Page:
After a competition among many renowned architects, Arif Masood’s plan was selected for the final design. The blooming flower shape of the monument represents Pakistan's progress as a rapidly developing country. The four main petals of the monument represent the four provinces (Balochistan, North West Frontier Province, Punjab, and Sindh), while the three smaller petals represent the Northern Areas, Azad Kashmir and the Federally Administered Tribal Areas. The Monument has been designed to reflect the culture and civilization of the country and depicts the story of the Pakistan Movement, dedicated to those who sacrificed themselves for future generations.
Its colossal acreage is covered mostly by greenery with few man-made structures dotting the landscape. With the exception of a few areas of the park that are close to residential districts, most of the park area effectively serves as a wildlife sanctuary. The park is bounded by a steel fence with entrance doors at regular intervals, though only a few are routinely open and used. A further strip of land outside of the fence is lined with a foot trail. There is a well laid network of foot paths inside the park, with neat grass and a few statues erected sparsely; perhaps Fatima Jinnah Park is to Islamabad what Central Park is to New York City. The familiar scent of air and the sight of the Shaheen (Hawk) swooping down on its prey would all be gone once the technological advancements are brought in. Bird-watching in the park is like watching a wild life documentary in live.
Fatima Jinnah Park is constructed in small clusters at the moment; some parts are well developed and a favorite among people while others are hardly ever tread upon. One of such areas is the "Megazone" complex. It is a well built area which has a lot to offer to its customers. The sports area comprises a standard length swimming pool, table tennis tables and snooker. While the more contemporary activities include bowling bowl, arcade games, laser tag and other small games. There is a take away and dining area as well. And lastly there is an assortment of different shops on clothes, DVDs and other accessories.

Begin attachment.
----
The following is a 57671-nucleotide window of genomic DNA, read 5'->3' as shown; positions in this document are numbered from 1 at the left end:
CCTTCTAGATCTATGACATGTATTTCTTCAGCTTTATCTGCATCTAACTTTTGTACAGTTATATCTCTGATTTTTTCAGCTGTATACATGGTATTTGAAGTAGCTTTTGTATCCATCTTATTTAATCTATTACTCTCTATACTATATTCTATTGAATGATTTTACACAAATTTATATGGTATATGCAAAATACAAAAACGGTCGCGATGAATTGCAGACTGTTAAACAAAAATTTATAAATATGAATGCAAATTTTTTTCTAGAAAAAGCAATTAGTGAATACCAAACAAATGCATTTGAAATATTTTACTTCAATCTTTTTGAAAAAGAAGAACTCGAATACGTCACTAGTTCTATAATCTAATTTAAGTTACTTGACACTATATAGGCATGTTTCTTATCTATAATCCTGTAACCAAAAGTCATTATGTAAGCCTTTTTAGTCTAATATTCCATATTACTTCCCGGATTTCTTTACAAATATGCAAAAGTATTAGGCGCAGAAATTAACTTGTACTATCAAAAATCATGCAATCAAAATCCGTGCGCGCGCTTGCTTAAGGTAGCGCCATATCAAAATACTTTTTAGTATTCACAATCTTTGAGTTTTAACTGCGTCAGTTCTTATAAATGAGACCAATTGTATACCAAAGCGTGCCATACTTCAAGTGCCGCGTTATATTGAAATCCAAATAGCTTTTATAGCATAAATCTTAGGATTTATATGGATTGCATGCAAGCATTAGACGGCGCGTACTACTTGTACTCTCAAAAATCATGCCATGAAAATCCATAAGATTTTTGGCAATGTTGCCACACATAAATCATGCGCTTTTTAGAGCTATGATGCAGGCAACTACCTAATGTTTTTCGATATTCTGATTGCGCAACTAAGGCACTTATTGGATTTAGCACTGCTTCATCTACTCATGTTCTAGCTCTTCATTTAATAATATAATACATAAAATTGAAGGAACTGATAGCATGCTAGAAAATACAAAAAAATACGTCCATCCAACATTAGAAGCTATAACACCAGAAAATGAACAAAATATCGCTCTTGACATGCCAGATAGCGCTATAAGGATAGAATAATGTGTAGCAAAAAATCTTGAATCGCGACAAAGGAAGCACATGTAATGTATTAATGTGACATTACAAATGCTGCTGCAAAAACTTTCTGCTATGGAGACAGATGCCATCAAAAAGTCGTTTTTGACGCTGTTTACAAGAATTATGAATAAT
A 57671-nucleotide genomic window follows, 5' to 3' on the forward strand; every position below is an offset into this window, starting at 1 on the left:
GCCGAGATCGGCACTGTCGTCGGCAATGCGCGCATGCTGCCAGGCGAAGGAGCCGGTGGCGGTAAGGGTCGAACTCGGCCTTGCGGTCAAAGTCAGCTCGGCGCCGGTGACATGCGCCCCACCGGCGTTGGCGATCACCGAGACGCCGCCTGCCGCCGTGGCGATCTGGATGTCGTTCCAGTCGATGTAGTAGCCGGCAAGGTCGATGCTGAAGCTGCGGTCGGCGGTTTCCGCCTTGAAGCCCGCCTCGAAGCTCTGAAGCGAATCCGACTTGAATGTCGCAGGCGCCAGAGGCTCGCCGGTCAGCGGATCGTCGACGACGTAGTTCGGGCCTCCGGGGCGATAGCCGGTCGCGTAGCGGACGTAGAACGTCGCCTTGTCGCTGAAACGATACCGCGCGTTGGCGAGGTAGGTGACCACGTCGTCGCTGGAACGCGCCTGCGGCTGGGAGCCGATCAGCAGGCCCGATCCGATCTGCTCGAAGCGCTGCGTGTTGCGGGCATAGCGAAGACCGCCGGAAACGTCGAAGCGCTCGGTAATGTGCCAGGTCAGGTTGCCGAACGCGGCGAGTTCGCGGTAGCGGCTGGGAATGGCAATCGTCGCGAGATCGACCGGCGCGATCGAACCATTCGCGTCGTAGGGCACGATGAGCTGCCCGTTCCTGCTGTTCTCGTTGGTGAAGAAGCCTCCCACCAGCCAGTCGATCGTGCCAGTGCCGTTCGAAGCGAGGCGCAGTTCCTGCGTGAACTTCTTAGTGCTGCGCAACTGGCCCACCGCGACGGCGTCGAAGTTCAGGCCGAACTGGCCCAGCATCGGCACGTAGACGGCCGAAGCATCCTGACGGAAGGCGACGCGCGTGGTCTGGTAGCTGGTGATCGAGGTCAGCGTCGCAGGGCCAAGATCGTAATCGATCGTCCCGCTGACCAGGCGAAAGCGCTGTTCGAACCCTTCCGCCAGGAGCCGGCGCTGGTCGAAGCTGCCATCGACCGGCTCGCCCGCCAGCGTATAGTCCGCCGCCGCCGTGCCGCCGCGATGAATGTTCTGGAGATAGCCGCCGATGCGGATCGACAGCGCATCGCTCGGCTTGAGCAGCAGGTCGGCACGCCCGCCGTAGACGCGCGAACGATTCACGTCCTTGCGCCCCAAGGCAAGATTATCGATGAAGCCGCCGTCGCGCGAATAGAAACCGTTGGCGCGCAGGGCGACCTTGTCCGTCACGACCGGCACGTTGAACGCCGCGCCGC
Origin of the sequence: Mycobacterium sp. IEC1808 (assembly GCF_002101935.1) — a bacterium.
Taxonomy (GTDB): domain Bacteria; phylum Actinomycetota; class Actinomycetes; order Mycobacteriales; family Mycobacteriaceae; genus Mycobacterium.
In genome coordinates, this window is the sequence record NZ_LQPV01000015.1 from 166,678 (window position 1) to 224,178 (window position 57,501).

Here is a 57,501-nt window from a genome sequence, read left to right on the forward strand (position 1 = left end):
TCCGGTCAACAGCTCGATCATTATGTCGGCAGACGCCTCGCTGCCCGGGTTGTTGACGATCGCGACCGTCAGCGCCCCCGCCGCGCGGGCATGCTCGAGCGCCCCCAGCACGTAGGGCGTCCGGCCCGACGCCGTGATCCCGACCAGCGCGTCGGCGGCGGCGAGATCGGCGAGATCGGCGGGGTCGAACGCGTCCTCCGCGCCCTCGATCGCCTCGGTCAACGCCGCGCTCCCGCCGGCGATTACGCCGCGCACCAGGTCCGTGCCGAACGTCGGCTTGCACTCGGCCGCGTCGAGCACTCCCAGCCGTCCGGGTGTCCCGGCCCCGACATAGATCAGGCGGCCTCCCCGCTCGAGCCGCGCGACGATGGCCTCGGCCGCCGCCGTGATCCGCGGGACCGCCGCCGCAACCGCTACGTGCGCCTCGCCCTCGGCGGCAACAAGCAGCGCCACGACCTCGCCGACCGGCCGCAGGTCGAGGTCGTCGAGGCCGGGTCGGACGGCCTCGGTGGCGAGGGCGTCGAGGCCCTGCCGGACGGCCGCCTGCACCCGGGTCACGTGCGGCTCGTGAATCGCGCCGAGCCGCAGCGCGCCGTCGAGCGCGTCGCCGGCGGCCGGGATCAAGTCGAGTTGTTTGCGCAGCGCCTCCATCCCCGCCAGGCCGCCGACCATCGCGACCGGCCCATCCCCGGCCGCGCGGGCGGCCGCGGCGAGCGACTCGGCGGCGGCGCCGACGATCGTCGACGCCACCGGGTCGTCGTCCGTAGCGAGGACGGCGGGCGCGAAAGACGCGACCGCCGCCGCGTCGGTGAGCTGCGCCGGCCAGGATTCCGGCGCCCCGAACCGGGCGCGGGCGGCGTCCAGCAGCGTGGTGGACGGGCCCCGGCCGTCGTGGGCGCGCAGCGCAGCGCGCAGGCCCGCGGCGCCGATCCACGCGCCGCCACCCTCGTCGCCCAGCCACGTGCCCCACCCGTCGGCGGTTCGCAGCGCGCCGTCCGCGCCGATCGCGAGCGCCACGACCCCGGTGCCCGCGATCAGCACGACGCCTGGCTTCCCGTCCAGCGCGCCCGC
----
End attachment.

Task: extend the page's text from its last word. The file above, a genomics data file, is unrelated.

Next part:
Sarai or travellers inn constructed by Sher Shah Suri on the Grand Trunk Road connecting Kabul with Calcutta now lie in ruins in Islamabad. Such public works were the hallmark of Sher Sha Suri's reign where travellers inn with all the necessary facilities were constructed along the GT road to provide rest and recreation facilities to travellers. A large portion of sarai has been destroyed and the remaining is encroached.
If you want to escape the crowds head further north towards Nathia Gali where there are several small towns with easy access to the mountains. If driving to Murree be aware that the roads are very winding and busy - and not fun to drive in the dark. Driving through Murree is also not much fun.
On trail 5, you will be welcomed by a 300 Year old Banyan tree and a water stream along with the music of the worlds rarest birds. Once you are into this trail you can not imagine that you are actually inside Islamabad. One forgets all the tensions of daily life and start enjoying the wonders of nature. The water stream is crystal clear and the rocks and pebbles are clean and white as if someone has washed them off with acid. The track is well maintained by CDA but where there are humans there's also mess.
The track is easy and can be covered by any one till the end of stream. i-e the source of stream. But it is recomended that don’t try Trail 5 without a GPS or a friend who has done it before. From the top of Trail 5 it is 1.5km to the top of Trail 3. Hence you can do a loop, taking 3-4 hours it is a rock that is giving pure and clean water. Its looks like that it contains Sulfur content thats why all the rocks and pebbles inside the water are white and clean.
Then comes the hard core part of the track. Its steep and too much rocky. Its 30 to 50 minutes of torture to your muscles. Once you reach the Pir sohawa road, you are relieved like any thing.
Both Trail 3 and Trail 5 have large maps and guidance boards placed at the entrance.